Suppose you were convicted of drug possession in federal court. The Border Patrol found marijuana in your trunk, enough to put you away for a long time based on the Federal Sentencing Guidelines. Yet what if that the Border Patrol did not have probable cause to search your truck? What if they forced you to confess without first reading you your Miranda rights? A seasoned federal defense attorney could claim that this evidence is “fruit of the poisonous tree” and get it thrown out in federal district court. Unfortunately, too many suspects lack even an adequate defense attorney. The result is a prison sentence.
A defendant’s last hope in that situation is to appeal. A federal or state appeal is serious business. You need to show that an error of law took place, such as if the judge gave an incorrect legal instruction to the jury. If the panel on the appeals court agrees, your conviction is overturned. More than ever, the defendant needs an attorney who has paid close attention to his case, knows the latest developments in the law, and can make sophisticated arguments.
A skilled private attorney can do those things. But what if you can’t afford to hire an attorney? Then you would be entitled to a public defender. A public defender has the same role at federal or state level, which is to represent “indigents,” or those unable to afford representation. Public defenders can represent indigents in trial and at appeal, though at the state level, they are restricted to just the first appeal. They are also extremely busy. By some accounts, up to 90 percent of criminal defendants at the state level rely on public defenders. This recent article underscores Texas’s struggle to maintain adequate funding for legal aid. Because of insufficient resources, no matter how skilled and dedicated a public defender may be, he is often overwhelmed by cases. This is a problem, because then he cannot give adequate time to each case. As a result, important details could get missed that mean the difference between freedom and incarceration.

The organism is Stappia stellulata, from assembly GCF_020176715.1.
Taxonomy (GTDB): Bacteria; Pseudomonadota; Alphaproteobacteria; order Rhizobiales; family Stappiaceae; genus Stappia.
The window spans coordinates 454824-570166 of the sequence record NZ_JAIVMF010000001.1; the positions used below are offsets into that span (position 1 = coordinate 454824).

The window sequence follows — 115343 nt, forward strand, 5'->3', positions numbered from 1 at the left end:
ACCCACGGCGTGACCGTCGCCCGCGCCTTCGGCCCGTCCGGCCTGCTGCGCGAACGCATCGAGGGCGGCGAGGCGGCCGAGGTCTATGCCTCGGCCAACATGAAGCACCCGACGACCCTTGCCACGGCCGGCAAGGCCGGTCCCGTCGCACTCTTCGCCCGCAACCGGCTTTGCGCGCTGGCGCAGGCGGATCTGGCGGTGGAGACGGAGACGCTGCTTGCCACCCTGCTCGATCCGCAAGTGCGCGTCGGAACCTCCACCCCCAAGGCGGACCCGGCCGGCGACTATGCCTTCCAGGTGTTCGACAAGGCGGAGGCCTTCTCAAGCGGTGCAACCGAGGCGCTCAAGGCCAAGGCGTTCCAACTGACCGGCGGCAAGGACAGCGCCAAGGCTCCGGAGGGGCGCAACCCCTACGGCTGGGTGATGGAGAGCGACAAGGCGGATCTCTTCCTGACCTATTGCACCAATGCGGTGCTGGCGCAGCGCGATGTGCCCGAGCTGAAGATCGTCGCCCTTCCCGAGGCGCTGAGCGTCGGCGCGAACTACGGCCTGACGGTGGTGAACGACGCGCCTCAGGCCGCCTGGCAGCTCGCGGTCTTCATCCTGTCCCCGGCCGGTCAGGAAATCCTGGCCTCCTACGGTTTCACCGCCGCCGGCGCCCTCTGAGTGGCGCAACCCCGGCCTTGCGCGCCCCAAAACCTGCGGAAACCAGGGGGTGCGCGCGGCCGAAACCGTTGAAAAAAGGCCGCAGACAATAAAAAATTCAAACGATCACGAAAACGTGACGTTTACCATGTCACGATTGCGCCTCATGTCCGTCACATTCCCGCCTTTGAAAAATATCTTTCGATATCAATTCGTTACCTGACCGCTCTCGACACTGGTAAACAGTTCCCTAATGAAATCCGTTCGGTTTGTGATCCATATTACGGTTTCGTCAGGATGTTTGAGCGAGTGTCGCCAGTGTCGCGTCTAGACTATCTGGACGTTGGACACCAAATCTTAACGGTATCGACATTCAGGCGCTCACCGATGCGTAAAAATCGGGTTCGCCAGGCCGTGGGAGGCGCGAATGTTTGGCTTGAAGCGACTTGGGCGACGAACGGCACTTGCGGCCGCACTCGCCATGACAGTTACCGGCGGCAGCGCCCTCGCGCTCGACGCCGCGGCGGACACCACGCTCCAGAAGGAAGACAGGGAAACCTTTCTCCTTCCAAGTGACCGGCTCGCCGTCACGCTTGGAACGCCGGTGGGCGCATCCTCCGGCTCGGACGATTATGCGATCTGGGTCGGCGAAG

Many people charged with a federal or state crime might qualify for a public defender but really want to hire their own attorney. Even if it is a strain, if you can possibly afford to, hire a private attorney. First, a private criminal defense attorney can devote more time to your case. He or she can pursue all possible defenses, move to suppress evidence, and preserve error for appeal or even a post-conviction writ. Second, it gives the public defenders more time to devote to those totally indigent folks who really need their services. With more time, a public defender can provide more effective representation, and everyone gets a fair day in court.